• We’ll address the importance of Lenders. Traditional lenders offer solutions, too. What’s possible, given your individual set of resources? Can you swing SBA financing?
  • Have you exhausted all the area’s available Institutional Resources? (Examples: BioAdvance, Innovation Philadelphia, BFTP, incubators, science centers, SCORE, university entrepreneur centers… what they offer.



  • We’ll also take a look at your extended corporate family: Who’s your lawyer? Corporate? IP? Good choice? Bad choice? Does he/she provide strategic patent bracketing advice? How about regulatory? Do you have a solid regulatory strategy? Do you have one you can trust to guarantee adequate protection for the commercial life of your IP? If not, what can you do about it? The bottom line is that you need to know your IP better than your IP law firm knows your IP. Because your IP is likely to be the heart and sole of your company’s value going forward, we’ll focus on issues surrounding the importance of IP and having a solid regulatory strategy -- importance of proper record keeping, what investors look for, intellectual property protection, NDA’s, the truth about patents – myth vs. reality. What do strategic partners look for -- composition, process, use?
  • Strategic accounting practices: Tax tips and profits interest if you’re an LLC. Lessons learned about how to incorporate.
  • Building the Company/Building the Story/Building Value and the importance of grant funding. One way to avoid dilution is grant funding, but how difficult is it to get a grant? How long does it take? What are the spending restrictions? Are they worth it?
  • The importance of effective networking; how it can enhance vision and cross-pollination.


Market & Exit Strategy

  • What’s your target market? What’s the upside? What’s the downside? Investors need to understand how savvy you are about going to market. Have you done a credible market assessment? Have you talked to the people who are going to use your technology? What are they looking for? What kind of resistance will there be for you or your acquisition candidate to overcome? What’s the competition? And there’s always competition. All of these considerations need to be addressed by your marketing research. Is your Business Plan also a Marketing plan?
  • Exit Strategies: Licensing, M&A, Partnering, getting acquired – What acquiring companies look for; the need to target your business plan and the economics of getting there.
  • Company Valuations - the importance of structuring terms for angels, for VCs. We’ll explore valuation myth vs. reality, including what to look for in different rounds; the need for valuation techniques and structuring terms.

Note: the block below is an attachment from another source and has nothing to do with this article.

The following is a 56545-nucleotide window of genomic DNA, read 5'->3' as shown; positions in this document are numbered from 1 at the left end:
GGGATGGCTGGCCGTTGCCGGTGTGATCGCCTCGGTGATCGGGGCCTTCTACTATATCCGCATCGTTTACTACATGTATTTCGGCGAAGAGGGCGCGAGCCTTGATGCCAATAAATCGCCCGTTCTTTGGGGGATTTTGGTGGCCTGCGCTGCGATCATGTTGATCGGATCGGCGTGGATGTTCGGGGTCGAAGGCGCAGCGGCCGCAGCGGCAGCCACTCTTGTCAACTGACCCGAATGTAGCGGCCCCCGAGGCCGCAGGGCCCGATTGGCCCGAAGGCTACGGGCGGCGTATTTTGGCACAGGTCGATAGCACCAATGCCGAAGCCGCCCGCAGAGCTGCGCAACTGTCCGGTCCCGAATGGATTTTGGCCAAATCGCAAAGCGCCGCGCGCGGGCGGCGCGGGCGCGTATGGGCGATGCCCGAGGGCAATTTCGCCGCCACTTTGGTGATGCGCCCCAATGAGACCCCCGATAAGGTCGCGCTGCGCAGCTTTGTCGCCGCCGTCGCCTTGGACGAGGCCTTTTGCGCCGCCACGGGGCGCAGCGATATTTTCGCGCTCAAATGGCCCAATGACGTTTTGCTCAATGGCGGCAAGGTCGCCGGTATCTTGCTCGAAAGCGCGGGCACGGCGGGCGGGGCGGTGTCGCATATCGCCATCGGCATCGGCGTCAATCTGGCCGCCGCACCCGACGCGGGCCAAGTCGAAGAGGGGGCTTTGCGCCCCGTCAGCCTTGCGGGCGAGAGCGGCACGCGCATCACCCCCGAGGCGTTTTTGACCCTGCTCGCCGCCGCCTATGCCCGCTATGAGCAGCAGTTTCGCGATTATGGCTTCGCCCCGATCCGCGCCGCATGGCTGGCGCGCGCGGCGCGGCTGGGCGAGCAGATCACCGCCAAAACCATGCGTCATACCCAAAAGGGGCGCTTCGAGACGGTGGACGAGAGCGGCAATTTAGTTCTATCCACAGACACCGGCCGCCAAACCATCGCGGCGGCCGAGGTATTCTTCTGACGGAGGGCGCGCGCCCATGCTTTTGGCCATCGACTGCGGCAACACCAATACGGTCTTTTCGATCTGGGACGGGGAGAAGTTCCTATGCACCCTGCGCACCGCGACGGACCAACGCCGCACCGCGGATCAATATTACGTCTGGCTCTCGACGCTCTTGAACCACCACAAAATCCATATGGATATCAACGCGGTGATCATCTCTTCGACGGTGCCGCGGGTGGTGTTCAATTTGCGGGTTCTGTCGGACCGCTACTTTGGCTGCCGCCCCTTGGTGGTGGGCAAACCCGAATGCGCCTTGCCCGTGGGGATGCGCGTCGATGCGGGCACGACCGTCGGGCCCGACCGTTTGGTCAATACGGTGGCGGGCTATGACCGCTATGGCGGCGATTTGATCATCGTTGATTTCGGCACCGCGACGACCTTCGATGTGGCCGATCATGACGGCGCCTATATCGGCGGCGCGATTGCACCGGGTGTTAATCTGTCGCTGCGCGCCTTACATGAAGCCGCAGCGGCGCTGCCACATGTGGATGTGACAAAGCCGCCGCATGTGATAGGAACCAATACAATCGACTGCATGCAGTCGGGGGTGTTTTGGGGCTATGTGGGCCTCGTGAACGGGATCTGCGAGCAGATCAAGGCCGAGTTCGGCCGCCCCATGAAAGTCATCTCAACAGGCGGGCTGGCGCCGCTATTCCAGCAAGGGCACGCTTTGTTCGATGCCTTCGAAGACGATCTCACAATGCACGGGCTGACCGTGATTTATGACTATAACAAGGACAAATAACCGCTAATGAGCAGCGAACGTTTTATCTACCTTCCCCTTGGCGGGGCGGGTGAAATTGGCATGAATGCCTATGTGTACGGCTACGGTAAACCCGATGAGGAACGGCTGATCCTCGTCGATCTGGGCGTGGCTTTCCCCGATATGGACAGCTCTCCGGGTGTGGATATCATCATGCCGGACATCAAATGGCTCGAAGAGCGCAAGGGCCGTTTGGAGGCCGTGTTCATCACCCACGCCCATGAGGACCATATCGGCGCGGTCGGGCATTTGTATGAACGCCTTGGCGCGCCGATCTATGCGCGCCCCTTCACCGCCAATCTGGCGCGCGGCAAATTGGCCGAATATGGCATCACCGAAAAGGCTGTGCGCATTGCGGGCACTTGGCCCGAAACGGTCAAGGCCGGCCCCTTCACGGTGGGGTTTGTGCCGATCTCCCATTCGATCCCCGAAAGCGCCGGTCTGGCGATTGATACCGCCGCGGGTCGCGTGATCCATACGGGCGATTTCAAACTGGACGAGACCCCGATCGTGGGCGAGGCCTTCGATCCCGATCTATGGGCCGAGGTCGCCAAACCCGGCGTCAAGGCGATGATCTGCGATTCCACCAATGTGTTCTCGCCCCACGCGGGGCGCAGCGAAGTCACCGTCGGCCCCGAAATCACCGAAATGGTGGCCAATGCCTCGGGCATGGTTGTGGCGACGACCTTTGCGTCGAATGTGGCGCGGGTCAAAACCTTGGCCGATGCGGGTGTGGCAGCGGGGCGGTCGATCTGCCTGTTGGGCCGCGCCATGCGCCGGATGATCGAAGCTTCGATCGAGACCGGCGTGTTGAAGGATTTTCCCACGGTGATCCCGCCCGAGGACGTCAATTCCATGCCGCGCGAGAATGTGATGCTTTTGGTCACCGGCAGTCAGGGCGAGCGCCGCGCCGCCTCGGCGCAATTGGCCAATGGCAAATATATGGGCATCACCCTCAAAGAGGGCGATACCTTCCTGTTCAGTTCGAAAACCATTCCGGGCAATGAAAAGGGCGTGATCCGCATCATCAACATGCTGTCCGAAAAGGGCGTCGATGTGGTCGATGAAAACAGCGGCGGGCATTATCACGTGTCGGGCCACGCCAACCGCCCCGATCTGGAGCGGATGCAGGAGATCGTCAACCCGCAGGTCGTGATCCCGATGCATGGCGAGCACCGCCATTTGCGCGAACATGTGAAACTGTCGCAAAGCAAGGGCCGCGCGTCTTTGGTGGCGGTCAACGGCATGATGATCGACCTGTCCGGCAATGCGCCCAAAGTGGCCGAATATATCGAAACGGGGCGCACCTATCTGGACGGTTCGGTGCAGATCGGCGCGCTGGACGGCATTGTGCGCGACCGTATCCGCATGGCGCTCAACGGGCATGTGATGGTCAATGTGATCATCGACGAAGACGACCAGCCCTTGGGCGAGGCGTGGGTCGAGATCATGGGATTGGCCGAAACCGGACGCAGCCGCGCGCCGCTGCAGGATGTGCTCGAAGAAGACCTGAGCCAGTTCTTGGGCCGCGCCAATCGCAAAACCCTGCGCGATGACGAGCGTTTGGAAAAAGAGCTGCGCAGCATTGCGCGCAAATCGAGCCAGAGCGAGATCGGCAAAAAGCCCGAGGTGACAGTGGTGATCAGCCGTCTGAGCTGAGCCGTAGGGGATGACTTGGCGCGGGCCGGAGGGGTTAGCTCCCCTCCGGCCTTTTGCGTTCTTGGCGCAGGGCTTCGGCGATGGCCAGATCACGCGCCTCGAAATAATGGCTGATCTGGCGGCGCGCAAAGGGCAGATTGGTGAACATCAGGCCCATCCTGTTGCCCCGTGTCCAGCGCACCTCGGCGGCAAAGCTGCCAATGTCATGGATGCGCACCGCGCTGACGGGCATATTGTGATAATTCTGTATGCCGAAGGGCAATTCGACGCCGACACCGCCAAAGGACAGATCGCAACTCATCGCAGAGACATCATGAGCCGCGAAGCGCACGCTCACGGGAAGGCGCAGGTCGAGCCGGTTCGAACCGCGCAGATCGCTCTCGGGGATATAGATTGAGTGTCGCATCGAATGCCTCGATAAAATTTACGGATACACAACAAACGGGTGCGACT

The Pitch

  • Entrepreneurs as CEO’s create and make presentations to angels, institutions, VC’s and strategic partners. Who makes the presentation? Whom do you pitch? Who’s capable of funding your company? You need to tailor your pitch.


Credentials of the Consultant

H. Donlon Skerrett is the Chief Executive Officer of NanoScan Imaging. He is an accomplished entrepreneur and the overall visionary responsible for advancing NanoScan’s corporate objectives. Previously he was the

Managing Partner of Corporate Development Advisors, a senior-level healthcare consulting practice and prior to that founded and ran several companies.


Selected Accomplishments

Founded NanoScan Imaging to manage the preclinical/clinical development of N1177, a breakthrough X-ray contrast agent capable of changing the way we look at cancer and cardiovascular disease.

Raised $1.7 million in capital contributions from friends and family.

Negotiated over $2 million in preclinical development programs with Mount Sinai School of Medicine and other high-visibility academic medical institutions and corporate sponsors.

Commissioned breakthrough study which showed that NanoScan’s breakthrough imaging technology could be used to diagnose vulnerable plaque and vascular inflammation.

Established strategic relationships with several key diagnostic and therapeutic pharmaceutical candidates, as well as three of the top four global diagnostic equipment leaders.

Turned around PCCI; pioneered outreach format, offering high-level consulting expertise to help early-stage life science companies (Pharmaceutical Consulting Consortium International).

Repackaged Corporate Development Advisors; re-staffed 19-member M&A consulting group to provide full-service consulting to the healthcare/life science marketplace.

Turned around high-end DME company; rewrote business plan, hired ad agency; negotiated strategic alliances; developed magalog and kiosk links to drug super store outlets (Majors Medical).

Arranged for nearly $300,000 to fund start-up operations, purchase THE FAN Magazine; created companion cable TV show, Unsportsmanlike Conduct (BreakAway Sports).

Co-founded Washington, DC Association to unify industry’s approach toward interactive marketing by bringing major players together to share a common vision (Interactive Advertising Council).

Directed creative and account management functions with P&L for 50-person, $30 million+ ad agency; improved operations and morale through inter-departmental team building (Kingswood).

Spearheaded TV Guide’s strategic shift to category advertising promotion; targeted new marketing approach produced a record $534 Million in advertising revenues in the first year.


Good Company! Good Drink! Good Food! Good Program! Good Fun!